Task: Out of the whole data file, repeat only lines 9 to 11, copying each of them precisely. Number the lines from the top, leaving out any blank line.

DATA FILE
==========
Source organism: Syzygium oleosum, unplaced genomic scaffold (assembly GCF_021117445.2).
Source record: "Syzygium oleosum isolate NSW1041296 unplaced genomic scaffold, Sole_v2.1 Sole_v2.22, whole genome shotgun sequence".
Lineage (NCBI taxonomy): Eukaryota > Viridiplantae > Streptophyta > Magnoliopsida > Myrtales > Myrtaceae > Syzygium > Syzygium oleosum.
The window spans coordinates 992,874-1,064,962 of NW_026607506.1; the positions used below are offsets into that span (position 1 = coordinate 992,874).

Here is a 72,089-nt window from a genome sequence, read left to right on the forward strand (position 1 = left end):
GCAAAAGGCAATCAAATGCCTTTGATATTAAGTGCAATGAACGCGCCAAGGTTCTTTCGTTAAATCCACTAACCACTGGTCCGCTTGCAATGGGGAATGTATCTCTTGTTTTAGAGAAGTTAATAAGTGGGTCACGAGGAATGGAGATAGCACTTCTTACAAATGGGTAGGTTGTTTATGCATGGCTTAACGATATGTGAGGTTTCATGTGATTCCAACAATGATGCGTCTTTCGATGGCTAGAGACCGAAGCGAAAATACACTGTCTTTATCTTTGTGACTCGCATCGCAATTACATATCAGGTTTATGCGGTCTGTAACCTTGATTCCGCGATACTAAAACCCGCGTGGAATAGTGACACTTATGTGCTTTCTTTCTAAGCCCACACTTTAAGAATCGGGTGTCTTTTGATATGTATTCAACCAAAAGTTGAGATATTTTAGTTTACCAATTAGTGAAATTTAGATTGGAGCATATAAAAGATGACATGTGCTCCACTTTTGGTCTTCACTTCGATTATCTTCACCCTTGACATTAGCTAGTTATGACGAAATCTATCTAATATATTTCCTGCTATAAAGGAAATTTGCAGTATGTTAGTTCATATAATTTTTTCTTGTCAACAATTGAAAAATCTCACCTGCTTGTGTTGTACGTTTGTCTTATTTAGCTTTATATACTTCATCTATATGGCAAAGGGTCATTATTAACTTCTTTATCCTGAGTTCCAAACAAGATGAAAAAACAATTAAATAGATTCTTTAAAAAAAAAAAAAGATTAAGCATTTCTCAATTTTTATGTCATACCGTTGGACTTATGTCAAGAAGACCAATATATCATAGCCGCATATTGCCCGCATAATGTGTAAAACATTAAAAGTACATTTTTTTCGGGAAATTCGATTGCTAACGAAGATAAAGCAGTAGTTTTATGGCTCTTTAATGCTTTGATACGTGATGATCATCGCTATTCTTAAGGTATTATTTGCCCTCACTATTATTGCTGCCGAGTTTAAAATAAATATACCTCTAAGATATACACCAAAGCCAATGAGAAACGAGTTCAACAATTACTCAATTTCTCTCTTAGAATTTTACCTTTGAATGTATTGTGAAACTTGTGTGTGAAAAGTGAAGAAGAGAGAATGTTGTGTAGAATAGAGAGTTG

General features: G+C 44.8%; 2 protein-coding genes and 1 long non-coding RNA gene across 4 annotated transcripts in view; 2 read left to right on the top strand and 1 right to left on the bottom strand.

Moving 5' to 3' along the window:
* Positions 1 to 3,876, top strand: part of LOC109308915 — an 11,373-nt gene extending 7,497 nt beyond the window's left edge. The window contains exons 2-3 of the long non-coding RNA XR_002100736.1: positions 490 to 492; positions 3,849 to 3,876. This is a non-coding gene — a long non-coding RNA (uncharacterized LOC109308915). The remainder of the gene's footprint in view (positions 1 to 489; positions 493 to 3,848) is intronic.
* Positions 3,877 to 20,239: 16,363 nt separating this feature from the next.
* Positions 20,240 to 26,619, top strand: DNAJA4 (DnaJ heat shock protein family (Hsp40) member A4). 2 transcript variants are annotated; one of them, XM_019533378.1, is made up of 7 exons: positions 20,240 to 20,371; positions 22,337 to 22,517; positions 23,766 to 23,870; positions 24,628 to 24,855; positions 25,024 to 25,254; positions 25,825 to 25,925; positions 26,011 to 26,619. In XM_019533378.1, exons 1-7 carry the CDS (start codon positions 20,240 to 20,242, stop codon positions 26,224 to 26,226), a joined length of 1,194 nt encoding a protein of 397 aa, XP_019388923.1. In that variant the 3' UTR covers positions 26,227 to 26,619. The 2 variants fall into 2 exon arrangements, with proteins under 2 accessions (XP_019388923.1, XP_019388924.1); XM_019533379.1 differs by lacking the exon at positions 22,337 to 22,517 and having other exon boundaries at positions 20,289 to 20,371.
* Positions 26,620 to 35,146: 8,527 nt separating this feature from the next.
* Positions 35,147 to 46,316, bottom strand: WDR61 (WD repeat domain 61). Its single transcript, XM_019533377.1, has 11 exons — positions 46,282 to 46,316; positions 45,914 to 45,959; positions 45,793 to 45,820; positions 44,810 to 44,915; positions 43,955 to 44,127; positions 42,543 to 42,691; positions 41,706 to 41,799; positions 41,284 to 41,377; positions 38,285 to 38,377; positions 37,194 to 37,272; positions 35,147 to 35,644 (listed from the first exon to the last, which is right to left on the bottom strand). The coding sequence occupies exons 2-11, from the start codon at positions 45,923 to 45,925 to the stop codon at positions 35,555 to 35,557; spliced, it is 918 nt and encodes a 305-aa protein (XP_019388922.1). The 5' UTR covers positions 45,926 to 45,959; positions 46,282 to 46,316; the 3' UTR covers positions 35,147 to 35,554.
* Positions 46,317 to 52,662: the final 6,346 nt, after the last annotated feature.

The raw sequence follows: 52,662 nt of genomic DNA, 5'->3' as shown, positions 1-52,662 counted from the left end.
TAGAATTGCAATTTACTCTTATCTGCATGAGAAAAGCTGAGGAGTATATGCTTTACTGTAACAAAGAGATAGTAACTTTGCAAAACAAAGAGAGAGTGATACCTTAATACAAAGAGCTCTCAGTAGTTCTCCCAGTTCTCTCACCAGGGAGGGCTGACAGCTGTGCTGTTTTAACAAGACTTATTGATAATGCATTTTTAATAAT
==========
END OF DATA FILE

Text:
* Positions 1 to 3,876, top strand: part of LOC109308915 — an 11,373-nt gene extending 7,497 nt beyond the window's left edge. The window contains exons 2-3 of the long non-coding RNA XR_002100736.1: positions 490 to 492; positions 3,849 to 3,876. This is a non-coding gene — a long non-coding RNA (uncharacterized LOC109308915). The remainder of the gene's footprint in view (positions 1 to 489; positions 493 to 3,848) is intronic.
* Positions 3,877 to 20,239: 16,363 nt separating this feature from the next.
* Positions 20,240 to 26,619, top strand: DNAJA4 (DnaJ heat shock protein family (Hsp40) member A4). 2 transcript variants are annotated; one of them, XM_019533378.1, is made up of 7 exons: positions 20,240 to 20,371; positions 22,337 to 22,517; positions 23,766 to 23,870; positions 24,628 to 24,855; positions 25,024 to 25,254; positions 25,825 to 25,925; positions 26,011 to 26,619. In XM_019533378.1, exons 1-7 carry the CDS (start codon positions 20,240 to 20,242, stop codon positions 26,224 to 26,226), a joined length of 1,194 nt encoding a protein of 397 aa, XP_019388923.1. In that variant the 3' UTR covers positions 26,227 to 26,619. The 2 variants fall into 2 exon arrangements, with proteins under 2 accessions (XP_019388923.1, XP_019388924.1); XM_019533379.1 differs by lacking the exon at positions 22,337 to 22,517 and having other exon boundaries at positions 20,289 to 20,371.